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Former Lyons police officer sentenced to 5 years for extortion scheme

Published: Wednesday, Aug. 20, 2014 6:14 p.m. CDT • Updated: Friday, Aug. 22, 2014 12:42 a.m. CDT

A former Lyons police officer was sentenced to five years in federal prison Aug. 4 after pleading guilty to extorting $48,000 from targets of investigations he was conducting in 2013, according to a news release from the FBI.

Jimmy J. Rodgers, 44, of Chicago, was charged with robbing and extorting targets of his investigations into the sale of contraband and counterfeit cigarettes in September 2013 as part of an assignment to a U.S. Food and Drug Administration task force.

Rodgers pleaded guilty in May in federal court and agreed to pay a fine of $48,980. He will begin serving his sentence Nov. 7.

Rodgers was a 14-year veteran of the Lyons Police Department. He was placed on leave without pay in December 2013, according to Lyons Village Manager Thomas Sheehan, in light of the FBI's investigation. He was formally charged by the village's Board of Police and Fire Commissioners on Jan. 22 and would have been suspended without pay pending charges Feb. 12, Sheehan said, but Rodgers resigned from the department Feb. 11.

"The temptation for police officers to extort illegal operations is great," said U.S. District Judge Thomas M. Durkin when imposing Rodger's sentence. "People need to know they will go to jail for this conduct. The sentence here should serve as a reminder that the penalty for shaking people down is not a slap on the wrist."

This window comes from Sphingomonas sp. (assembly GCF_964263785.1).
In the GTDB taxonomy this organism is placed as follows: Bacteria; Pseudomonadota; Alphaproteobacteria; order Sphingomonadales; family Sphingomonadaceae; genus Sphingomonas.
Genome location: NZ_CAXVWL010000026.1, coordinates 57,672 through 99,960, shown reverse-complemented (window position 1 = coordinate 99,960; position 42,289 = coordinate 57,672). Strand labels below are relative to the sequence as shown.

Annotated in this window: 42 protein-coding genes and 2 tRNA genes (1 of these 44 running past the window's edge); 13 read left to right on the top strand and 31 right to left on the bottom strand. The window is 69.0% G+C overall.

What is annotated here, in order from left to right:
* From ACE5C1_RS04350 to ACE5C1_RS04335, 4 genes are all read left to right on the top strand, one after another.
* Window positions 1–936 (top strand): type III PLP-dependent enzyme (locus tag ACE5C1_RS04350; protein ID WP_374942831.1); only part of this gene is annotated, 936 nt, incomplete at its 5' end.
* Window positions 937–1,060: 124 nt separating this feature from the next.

Prosecutors said Rodgers worked with confidential informants to set up stings on untaxed cigarette deals in and around Chicago. Rodgers would pay informants off and keep the cash and cigarettes after he and other officers detained the dealers. Dealers were threatened into keeping the thefts quiet, according to information released as part of Rodger's plea deal.

Rodgers was accused of recruiting a cooperating FBI source to sell untaxed cigarettes to potential targets of his sting operations.

According a criminal complaint released in September 2013, Rodgers would pay the source a fee for each transaction the source conducted. The complaint detailed two transactions between the source and targets, for which the source was provided a village of Lyons check to pay for his services.

Rodgers was also accused of later paying the source with proceeds from the extorted funds he received during the transactions.

According to the FBI, the source agreed to record conversations and meetings with Rodgers in connection with another contraband cigarette transaction with a potential target. On July 30, the source received $11,280 from the target in exchange for 300 cartons of cigarettes and was told by Rodgers to keep $3,280 of that amount.

The source was also given 30 cartons of cigarettes to pass to another source, who helped arrange the transaction with the target.

According to the FBI, Rodgers was recorded acknowledging that he was not supposed to pay the source from the proceeds of the transactions and told the source to say all payments were given via check from the police department.

An FBI agent reviewed the report of the July 30 transaction filed by Rodgers and noted the report did not mention the seizure of cash from the target. The Lyons Police Department also had no record of Rodgers turning in $8,000 from the transaction.

The Lyons Police Department, led by former Police Chief Harley Schinker, aided the FBI with the investigation.

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